Wednesday 27 May 2009

Some politicians set to face corruption charges

POLITICIANS ARE likely to face corruption charges in relation to the same rezoning decision for which Frank Dunlop was jailed yesterday, according to Garda sources.

Files sent by the Criminal Assets Bureau (Cab) contain recommendations that “a handful” of politicians be prosecuted, The Irish Times has learned.

Dunlop has undertaken to give evidence in any proceedings that are taken if the Director of Public Prosecutions decides there are grounds for prosecutions.

Dunlop will also be a key State witness in the Cab’s efforts to confiscate the Jackson Way lands at Carrickmines in south Dublin. The lands were frozen by court order in 2006. The Cab wants to confiscate and sell the land. The case, which is being fought, is expected to come before the High Court in the near future.

Cab officers have given evidence that the land increased in value by €53 million after it was corruptly rezoned.

That valuation is roughly equal in value to all of the cash and assets taken from gangland criminals since the Cab’s inception in 1996.

Reacting yesterday to the sentence imposed on Dunlop, anti-corruption organisation Transparency International called on the Government to tackle systemic corruption rather than satisfy itself with prosecuting an individual.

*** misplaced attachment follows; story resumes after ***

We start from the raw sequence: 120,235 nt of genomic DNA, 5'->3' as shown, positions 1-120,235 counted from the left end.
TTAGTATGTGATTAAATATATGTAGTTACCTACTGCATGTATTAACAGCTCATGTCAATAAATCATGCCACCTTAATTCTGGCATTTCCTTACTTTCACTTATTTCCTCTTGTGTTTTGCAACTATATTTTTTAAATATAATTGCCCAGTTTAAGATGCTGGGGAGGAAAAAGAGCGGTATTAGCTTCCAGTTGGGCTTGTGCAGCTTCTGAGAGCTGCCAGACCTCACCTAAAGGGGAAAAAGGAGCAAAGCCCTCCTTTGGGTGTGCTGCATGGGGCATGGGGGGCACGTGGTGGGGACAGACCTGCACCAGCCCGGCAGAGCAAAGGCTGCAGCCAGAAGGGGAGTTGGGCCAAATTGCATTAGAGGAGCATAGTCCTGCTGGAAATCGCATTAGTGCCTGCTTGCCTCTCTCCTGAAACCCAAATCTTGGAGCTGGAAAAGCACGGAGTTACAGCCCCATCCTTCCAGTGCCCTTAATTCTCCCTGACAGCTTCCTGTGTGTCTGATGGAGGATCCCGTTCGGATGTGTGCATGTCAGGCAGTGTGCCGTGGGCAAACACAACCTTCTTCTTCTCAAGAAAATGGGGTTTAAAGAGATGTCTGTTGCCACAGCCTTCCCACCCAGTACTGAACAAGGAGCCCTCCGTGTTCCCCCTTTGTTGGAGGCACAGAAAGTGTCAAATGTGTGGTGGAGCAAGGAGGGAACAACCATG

Its chief executive, John Devitt, called for the prosecution of all alleged bribe takers where there was sufficient evidence to bring a case.

He also pointed to the need for whistleblower protection and a register of lobbyists to “shine more light” on the role of money on government policy making.

He said corruption was believed to have badly damaged the country’s reputation overseas.

Ireland’s score on the worldwide Corruption Perceptions Index had worsened dramatically in the wake of revelations of corruption at the planning tribunal.

Dublin Lord Mayor and European election candidate Eibhlín Byrne said Dunlop should have been made do community service rather than being jailed.

“He has been found guilty of a serious offence, but by putting him behind bars he will cost the tax payer thousands of euro. He is not what we call ‘a threat to society’ and therefore we should make him pay for his crime by working within the community.”

The Green Party welcomed the 18-month sentence imposed on Dunlop as “fully justified”. “This must not represent the end of this process.

Others who contributed to this situation similarly have to account for their role in planning corruption,” said Senator Deirdre de Burca, who is also a European election candidate.

“I hope that this will be the first of a series of imprisonments for the widespread corruption that poisoned the Irish political system in the 1980s and 1990s.”

Des Peelo, financial adviser to former taoiseach Bertie Ahern, told Newstalk FM the sentence was “actually quite lenient”.

Irish Times

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